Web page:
Birthright took us to every touristy place, but I needed more. I had spent two weeks in Tzfat sleeping in the mountains out under the stars, and living with the amazing orthodox community; most of which were from America or Russia. I learned of some of their values, such as no touching before marriage, and how keen they were on supporting a strong family life. I then spent two weeks at a Yeshiva, where I met a man named David, who traded many millions on the stock market in the past several years. He gave much of that lifestyle up in order to move to Israel, purely because he wanted to experience true spirituality, and did not find the deep meaningful happiness he expected from his success.

For the last four days of my trip, I returned to Tzfat to participate in the Livnot U’Lehibanot program - A program that takes its participants on beautiful day and night hikes, and also brings them to take part in community service to fully restore this ancient, mystical city. It was on my last night that I spent in Israel that we went hiking in the Golan Heights, and spent a night sleeping within eyesight of the Syrian Border. I laid out under the stars and saw the milkyway for the first time, and as I gazed upon the millions of stars that were billions of miles away, I began to wonder about my own purpose here. All of our petty differences and worldly affairs seemed so minuscule in this moment of space and time. I slowly began to close my eyes and fall into a daze, when the air abruptly shakes - an explosion from the Syrian revolution rocked the very earth around me.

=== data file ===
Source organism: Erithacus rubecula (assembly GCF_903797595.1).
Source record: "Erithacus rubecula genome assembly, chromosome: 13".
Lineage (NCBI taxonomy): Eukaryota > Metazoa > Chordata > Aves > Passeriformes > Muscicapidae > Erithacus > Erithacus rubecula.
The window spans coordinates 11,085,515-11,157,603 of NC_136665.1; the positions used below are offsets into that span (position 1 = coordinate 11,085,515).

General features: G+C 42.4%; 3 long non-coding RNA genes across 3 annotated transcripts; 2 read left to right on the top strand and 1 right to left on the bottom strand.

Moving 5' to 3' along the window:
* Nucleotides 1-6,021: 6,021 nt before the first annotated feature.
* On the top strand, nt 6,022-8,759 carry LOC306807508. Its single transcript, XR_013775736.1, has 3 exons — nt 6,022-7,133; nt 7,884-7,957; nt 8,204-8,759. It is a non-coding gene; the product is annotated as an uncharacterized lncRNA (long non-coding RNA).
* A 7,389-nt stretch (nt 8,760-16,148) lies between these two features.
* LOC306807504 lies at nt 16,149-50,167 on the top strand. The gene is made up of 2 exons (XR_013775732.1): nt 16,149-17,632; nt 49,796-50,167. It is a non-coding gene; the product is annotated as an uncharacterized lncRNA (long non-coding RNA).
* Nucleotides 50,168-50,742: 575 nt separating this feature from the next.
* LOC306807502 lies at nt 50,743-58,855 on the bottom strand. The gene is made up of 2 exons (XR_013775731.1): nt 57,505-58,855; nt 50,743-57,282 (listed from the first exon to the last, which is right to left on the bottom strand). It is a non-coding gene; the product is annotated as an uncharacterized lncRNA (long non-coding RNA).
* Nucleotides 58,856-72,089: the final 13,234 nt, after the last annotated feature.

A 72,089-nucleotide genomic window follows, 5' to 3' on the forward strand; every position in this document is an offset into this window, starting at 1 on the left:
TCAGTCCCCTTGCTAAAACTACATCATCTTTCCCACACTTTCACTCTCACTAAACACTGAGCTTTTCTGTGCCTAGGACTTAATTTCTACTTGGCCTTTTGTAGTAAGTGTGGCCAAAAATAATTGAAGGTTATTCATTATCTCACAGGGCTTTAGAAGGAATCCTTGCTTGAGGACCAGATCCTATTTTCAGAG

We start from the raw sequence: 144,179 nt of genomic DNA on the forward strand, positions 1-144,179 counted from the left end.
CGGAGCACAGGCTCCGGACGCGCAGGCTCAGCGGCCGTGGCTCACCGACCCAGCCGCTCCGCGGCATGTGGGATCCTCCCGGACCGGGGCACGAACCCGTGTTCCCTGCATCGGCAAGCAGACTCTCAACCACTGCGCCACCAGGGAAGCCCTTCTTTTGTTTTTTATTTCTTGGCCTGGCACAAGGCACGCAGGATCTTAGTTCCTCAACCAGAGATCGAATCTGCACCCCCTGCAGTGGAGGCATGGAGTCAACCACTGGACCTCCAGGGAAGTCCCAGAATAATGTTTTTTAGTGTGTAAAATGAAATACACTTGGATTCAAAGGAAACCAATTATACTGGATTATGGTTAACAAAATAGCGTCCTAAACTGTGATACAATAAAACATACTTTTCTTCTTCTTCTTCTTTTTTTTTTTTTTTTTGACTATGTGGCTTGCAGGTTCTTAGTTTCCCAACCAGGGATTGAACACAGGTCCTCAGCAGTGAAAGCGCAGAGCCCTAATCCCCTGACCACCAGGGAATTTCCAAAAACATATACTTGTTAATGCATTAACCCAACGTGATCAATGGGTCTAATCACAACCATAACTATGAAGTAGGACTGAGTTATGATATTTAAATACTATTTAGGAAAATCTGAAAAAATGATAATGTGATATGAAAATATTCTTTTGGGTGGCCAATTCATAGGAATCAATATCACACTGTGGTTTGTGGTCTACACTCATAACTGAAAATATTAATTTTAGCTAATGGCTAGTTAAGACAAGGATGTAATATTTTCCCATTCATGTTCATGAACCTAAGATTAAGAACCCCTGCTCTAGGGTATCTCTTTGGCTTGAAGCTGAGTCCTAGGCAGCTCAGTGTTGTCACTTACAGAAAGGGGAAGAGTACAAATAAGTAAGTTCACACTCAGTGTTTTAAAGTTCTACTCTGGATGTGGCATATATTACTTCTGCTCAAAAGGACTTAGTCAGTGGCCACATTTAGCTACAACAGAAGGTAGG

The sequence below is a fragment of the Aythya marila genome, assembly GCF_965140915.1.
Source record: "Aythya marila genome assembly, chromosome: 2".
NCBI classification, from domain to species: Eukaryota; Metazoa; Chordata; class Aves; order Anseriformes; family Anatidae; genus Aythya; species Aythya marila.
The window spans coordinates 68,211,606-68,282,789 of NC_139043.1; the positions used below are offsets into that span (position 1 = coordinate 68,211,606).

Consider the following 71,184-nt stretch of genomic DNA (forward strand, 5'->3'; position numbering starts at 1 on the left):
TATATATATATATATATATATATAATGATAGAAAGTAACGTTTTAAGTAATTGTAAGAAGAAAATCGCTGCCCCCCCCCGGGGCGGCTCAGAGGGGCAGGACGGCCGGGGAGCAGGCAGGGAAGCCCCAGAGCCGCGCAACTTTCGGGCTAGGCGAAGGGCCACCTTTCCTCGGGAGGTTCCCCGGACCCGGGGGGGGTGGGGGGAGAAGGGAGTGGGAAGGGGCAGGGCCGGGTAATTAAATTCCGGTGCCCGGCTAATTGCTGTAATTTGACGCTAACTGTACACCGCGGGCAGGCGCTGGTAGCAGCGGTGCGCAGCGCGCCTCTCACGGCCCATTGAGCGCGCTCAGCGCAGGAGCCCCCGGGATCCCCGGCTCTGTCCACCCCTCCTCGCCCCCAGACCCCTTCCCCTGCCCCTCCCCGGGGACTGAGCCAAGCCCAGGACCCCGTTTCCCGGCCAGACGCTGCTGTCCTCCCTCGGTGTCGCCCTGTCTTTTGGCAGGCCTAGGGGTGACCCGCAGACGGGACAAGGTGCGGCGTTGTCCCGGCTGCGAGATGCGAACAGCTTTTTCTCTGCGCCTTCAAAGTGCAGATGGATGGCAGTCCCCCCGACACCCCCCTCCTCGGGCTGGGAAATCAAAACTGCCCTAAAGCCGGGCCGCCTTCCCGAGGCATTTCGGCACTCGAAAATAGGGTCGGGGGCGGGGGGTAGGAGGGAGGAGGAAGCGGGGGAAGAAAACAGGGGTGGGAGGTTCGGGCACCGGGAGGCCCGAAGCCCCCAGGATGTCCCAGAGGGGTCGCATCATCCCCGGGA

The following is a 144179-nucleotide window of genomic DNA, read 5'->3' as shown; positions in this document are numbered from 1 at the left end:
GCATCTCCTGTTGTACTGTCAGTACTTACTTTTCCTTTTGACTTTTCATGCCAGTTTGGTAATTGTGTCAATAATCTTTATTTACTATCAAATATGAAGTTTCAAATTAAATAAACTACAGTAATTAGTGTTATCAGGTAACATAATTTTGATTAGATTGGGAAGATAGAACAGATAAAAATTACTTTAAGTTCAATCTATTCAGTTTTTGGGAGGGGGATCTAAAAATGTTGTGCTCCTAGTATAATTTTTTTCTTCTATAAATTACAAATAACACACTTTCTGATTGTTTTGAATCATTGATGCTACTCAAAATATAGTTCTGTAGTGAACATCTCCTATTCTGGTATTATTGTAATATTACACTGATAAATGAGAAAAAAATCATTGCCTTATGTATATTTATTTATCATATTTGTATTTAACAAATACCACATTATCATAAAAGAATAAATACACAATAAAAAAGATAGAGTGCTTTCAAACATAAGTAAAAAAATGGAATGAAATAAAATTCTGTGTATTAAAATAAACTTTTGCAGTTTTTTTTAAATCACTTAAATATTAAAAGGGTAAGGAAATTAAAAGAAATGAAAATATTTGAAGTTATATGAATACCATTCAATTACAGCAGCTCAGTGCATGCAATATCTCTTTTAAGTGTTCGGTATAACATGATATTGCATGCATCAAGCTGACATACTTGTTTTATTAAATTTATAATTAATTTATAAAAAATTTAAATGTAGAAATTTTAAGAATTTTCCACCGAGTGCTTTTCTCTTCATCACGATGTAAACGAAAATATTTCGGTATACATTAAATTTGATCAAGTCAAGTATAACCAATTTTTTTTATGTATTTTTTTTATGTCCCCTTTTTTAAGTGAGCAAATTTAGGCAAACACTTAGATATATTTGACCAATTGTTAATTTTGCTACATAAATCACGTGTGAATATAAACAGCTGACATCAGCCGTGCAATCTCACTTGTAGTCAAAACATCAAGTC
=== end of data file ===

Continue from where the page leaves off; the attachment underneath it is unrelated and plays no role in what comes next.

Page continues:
I boarded the plane to leave the next day, and deep in my heart I felt the need to come back. With all of Israel’s problems, there is nothing that cannot be fixed, and there is a special happiness pervasive throughout the people which I had never found in the U.S. I wasn’t ready to leave, and as the plane began to leave the runway, and as we rose above the Earth, I knew I never would, and a part of me never did.